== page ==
Changes in vibrational, rotational and electronic energies of a molecule can do Raman dispersing to happen. The energy of the quiver of the sprinkling molecule is equal to the difference in the energy between the incident molecule and the Raman scattered photon ( 4 ) .
The procedure of light soaking up requires the energy of the incident photon to be equal to the difference in energy between two provinces of the molecule, and the passage between the two provinces being accompanied by a dipole minute alteration in the molecule. The molecule will now be found in an electronic aroused province or a vibrational aroused province ( 5 ) .
Photons that interact with a molecule, but are non absorbed, will be scattered and the incident photons will non necessitate to be between the two provinces of the molecule for dispersing to happen. Here the photon polarizes the electronic cloud of the molecule and this causes the formation of a practical aroused province. This is an highly short lived aroused province and the energy of the photon will be re-radiated.
During re-radiation of the photon, the photon is said to be elastically scattered ( 5 ) .
The Raman system typically consists of four major constituents:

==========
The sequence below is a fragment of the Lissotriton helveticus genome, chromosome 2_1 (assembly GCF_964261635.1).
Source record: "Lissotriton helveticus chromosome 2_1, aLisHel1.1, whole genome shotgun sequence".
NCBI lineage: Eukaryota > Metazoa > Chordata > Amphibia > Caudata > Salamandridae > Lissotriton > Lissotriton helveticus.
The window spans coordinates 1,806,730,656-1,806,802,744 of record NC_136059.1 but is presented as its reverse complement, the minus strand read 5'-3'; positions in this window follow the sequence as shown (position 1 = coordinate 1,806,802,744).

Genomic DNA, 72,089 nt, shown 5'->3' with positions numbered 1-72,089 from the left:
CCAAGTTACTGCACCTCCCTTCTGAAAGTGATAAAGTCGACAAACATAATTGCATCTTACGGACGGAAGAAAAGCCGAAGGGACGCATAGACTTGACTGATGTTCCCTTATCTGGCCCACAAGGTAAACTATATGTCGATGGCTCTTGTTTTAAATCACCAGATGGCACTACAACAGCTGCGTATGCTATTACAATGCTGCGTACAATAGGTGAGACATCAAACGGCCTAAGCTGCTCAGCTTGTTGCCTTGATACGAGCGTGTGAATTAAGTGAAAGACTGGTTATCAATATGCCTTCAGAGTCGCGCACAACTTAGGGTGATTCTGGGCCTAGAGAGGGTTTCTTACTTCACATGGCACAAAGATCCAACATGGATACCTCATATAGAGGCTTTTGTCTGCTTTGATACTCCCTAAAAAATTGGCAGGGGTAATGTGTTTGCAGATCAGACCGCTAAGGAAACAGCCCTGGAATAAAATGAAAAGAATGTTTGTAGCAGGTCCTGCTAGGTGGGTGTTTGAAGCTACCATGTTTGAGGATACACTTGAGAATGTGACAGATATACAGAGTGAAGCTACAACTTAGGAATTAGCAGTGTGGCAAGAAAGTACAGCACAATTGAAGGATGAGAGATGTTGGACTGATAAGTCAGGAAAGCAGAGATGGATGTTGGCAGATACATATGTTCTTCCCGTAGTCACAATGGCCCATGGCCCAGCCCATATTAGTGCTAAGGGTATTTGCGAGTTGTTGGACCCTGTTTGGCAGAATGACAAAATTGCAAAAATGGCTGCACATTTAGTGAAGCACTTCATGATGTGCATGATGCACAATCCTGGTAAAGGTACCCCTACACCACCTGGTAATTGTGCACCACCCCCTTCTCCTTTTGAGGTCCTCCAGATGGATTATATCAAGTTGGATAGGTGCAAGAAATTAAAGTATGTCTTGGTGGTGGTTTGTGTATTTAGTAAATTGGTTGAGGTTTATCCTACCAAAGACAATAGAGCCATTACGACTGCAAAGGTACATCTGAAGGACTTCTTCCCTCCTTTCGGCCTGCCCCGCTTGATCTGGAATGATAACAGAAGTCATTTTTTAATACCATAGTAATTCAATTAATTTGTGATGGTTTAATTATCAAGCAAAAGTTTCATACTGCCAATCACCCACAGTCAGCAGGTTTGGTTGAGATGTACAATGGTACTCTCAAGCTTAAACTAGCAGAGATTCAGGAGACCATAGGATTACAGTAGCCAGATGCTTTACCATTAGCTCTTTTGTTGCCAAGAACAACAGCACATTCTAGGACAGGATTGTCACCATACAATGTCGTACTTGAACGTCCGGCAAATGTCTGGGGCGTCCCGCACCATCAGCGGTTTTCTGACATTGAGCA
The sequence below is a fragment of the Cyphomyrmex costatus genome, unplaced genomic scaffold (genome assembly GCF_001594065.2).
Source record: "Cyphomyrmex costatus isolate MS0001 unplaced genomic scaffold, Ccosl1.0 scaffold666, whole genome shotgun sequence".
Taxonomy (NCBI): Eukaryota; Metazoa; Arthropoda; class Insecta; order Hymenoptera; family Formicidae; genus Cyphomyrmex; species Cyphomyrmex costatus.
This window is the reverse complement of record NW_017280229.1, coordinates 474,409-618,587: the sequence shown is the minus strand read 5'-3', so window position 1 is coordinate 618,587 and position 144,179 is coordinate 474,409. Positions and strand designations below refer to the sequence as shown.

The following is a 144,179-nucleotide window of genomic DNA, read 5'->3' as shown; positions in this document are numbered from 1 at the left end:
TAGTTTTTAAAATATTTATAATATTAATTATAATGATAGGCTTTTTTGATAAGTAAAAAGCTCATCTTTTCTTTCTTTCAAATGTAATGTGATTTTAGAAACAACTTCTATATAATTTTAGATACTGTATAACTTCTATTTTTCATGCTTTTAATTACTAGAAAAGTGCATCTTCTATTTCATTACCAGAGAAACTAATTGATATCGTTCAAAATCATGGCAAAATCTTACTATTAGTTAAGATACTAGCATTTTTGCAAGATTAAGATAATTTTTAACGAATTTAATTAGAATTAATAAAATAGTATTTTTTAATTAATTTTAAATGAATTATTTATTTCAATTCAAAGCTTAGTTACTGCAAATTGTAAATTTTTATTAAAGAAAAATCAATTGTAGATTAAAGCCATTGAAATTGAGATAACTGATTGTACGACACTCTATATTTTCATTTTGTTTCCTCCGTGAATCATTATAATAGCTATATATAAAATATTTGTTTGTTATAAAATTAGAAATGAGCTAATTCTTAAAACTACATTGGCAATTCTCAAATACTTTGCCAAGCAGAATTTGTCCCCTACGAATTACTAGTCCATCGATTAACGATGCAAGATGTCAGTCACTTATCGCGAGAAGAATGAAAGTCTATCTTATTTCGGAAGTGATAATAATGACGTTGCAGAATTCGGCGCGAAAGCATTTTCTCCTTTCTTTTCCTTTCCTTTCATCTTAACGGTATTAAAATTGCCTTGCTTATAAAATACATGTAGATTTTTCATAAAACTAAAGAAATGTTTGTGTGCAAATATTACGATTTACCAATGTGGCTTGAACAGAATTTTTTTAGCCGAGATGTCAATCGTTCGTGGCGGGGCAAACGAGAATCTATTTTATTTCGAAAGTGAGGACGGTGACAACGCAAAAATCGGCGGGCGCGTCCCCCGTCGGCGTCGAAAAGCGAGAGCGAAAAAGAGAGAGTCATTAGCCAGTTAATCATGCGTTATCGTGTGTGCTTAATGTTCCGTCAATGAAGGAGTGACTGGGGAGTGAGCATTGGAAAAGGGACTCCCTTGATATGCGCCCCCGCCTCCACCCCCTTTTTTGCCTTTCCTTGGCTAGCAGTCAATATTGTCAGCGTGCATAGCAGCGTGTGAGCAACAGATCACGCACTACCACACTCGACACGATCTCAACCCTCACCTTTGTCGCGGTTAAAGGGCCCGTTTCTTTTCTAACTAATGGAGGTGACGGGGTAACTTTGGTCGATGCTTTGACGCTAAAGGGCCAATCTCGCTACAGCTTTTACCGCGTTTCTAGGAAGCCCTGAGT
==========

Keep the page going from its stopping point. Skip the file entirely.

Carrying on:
I ) Excitation Source ( Laser )
two ) Sample light system and light aggregation optics
three ) Wavelength picker ( Filter or Spectrophotometer )
four ) Detector ( Photo rectifying tube array, Charged Coupled Devices or Photomultiplier Tubes )
The sample is illuminated with a optical maser beam in the Ultraviolet, Visible or near-infrared scope. The cheapest light beginning is the He/Ne optical maser at 638.2nm. A better beginning is the Argon ion optical maser at 488.0 nanometer. However the best instruments now use the close IR Nd-YAG ( Neodymium ions in Yttrium aluminum garnet ) optical maser at 1064nm ( 6 ) . A lens collects scattered light and sends it through an intervention filter or spectrophotometer to obtain the Raman spectrum of a sample ( 7 ) .
As random Raman sprinkling is weak, the chief trouble of Raman spectrometry is dividing the Raman dispersing from intense Rayleigh sprinkling. A point of concern is the fact the strength of isolated visible radiation from the Rayleigh sprinkling may transcend the strength of the Raman Effect. By cutting the spectral scope near to the optical maser line where stray visible radiation has most consequence, this job can be overcome. Commercially available intervention filters are used which cut off the spectral scope of ± 80-120 cm-1 from the optical maser line ( 7 ) . This method does non allow the sensing of low frequence Raman modes in the scope below 100 cm-1.
Upon light scattering on grates, isolated visible radiation is generated in the spectrometer. The quality of visible radiation produced depends on the status and quality of the grate. Holographic grates are by and large used in Raman spectrometers. These have less fabrication defects than the ruled grates. Stray light produced from the ruled grates is more intense than isolated visible radiation produced from the holographic grate. Reducing isolated visible radiation can besides be done utilizing multiple scattering phases. Using multiple scattering phases without the usage of notch filters, Raman frequencies every bit low as 3 – 5 cm-1 can be detected ( 7 ) .